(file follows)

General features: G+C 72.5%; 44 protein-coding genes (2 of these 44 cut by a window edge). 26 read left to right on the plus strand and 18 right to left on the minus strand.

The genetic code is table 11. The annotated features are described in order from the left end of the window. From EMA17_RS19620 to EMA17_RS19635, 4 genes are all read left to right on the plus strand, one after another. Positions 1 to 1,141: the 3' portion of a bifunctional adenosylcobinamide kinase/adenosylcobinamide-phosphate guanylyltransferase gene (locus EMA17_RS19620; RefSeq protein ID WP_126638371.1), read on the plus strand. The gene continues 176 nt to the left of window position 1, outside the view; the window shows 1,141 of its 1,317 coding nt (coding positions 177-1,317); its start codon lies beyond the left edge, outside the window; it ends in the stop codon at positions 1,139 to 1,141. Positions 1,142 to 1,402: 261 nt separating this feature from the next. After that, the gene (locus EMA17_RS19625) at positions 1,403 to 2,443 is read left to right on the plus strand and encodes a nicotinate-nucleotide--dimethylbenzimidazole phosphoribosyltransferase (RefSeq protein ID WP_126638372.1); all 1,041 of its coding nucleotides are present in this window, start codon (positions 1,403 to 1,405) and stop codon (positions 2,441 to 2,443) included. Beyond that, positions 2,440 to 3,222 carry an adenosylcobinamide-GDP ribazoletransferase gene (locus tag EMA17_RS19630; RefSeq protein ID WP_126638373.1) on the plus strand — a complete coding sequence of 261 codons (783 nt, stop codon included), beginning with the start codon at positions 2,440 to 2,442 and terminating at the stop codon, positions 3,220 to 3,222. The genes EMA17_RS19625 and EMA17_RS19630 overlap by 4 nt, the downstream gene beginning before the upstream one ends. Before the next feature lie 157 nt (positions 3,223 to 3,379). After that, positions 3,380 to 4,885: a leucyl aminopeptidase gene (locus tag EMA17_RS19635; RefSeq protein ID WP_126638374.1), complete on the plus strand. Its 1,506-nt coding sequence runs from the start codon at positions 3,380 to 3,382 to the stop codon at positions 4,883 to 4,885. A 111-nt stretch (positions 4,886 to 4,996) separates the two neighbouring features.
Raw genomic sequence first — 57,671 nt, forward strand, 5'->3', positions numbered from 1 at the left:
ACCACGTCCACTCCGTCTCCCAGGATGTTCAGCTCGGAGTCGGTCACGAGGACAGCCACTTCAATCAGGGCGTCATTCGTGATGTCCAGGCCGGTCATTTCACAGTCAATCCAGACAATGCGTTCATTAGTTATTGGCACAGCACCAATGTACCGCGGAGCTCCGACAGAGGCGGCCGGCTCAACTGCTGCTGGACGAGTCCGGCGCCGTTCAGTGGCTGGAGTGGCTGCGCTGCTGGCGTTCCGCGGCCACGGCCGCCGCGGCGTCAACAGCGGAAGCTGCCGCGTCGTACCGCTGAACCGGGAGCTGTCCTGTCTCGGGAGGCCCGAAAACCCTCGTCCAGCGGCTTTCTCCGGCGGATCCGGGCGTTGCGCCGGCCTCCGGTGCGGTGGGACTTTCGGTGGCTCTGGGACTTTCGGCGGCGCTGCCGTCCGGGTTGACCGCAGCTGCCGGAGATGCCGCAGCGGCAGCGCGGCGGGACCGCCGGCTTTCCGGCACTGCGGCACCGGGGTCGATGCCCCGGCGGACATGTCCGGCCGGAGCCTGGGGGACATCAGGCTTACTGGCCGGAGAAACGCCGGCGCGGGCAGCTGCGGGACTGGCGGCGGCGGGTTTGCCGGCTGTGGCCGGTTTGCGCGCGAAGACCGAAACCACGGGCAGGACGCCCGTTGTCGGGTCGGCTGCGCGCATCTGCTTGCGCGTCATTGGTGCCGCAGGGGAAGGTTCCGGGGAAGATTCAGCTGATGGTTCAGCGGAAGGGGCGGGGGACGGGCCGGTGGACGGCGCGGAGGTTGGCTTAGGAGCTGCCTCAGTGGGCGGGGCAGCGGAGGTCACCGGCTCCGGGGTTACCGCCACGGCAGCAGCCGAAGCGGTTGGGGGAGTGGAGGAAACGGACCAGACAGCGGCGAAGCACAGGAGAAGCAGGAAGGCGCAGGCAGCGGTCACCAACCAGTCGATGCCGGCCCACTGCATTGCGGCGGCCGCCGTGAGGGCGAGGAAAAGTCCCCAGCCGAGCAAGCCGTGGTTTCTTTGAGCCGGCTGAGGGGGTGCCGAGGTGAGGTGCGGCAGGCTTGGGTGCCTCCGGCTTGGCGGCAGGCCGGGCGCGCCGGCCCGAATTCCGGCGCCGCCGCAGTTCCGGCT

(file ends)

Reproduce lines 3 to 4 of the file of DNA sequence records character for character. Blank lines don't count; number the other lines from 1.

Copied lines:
Raw genomic sequence first — 57,671 nt, forward strand, 5'->3', positions numbered from 1 at the left:
ACCACGTCCACTCCGTCTCCCAGGATGTTCAGCTCGGAGTCGGTCACGAGGACAGCCACTTCAATCAGGGCGTCATTCGTGATGTCCAGGCCGGTCATTTCACAGTCAATCCAGACAATGCGTTCATTAGTTATTGGCACAGCACCAATGTACCGCGGAGCTCCGACAGAGGCGGCCGGCTCAACTGCTGCTGGACGAGTCCGGCGCCGTTCAGTGGCTGGAGTGGCTGCGCTGCTGGCGTTCCGCGGCCACGGCCGCCGCGGCGTCAACAGCGGAAGCTGCCGCGTCGTACCGCTGAACCGGGAGCTGTCCTGTCTCGGGAGGCCCGAAAACCCTCGTCCAGCGGCTTTCTCCGGCGGATCCGGGCGTTGCGCCGGCCTCCGGTGCGGTGGGACTTTCGGTGGCTCTGGGACTTTCGGCGGCGCTGCCGTCCGGGTTGACCGCAGCTGCCGGAGATGCCGCAGCGGCAGCGCGGCGGGACCGCCGGCTTTCCGGCACTGCGGCACCGGGGTCGATGCCCCGGCGGACATGTCCGGCCGGAGCCTGGGGGACATCAGGCTTACTGGCCGGAGAAACGCCGGCGCGGGCAGCTGCGGGACTGGCGGCGGCGGGTTTGCCGGCTGTGGCCGGTTTGCGCGCGAAGACCGAAACCACGGGCAGGACGCCCGTTGTCGGGTCGGCTGCGCGCATCTGCTTGCGCGTCATTGGTGCCGCAGGGGAAGGTTCCGGGGAAGATTCAGCTGATGGTTCAGCGGAAGGGGCGGGGGACGGGCCGGTGGACGGCGCGGAGGTTGGCTTAGGAGCTGCCTCAGTGGGCGGGGCAGCGGAGGTCACCGGCTCCGGGGTTACCGCCACGGCAGCAGCCGAAGCGGTTGGGGGAGTGGAGGAAACGGACCAGACAGCGGCGAAGCACAGGAGAAGCAGGAAGGCGCAGGCAGCGGTCACCAACCAGTCGATGCCGGCCCACTGCATTGCGGCGGCCGCCGTGAGGGCGAGGAAAAGTCCCCAGCCGAGCAAGCCGTGGTTTCTTTGAGCCGGCTGAGGGGGTGCCGAGGTGAGGTGCGGCAGGCTTGGGTGCCTCCGGCTTGGCGGCAGGCCGGGCGCGCCGGCCCGAATTCCGGCGCCGCCGCAGTTCCGGCT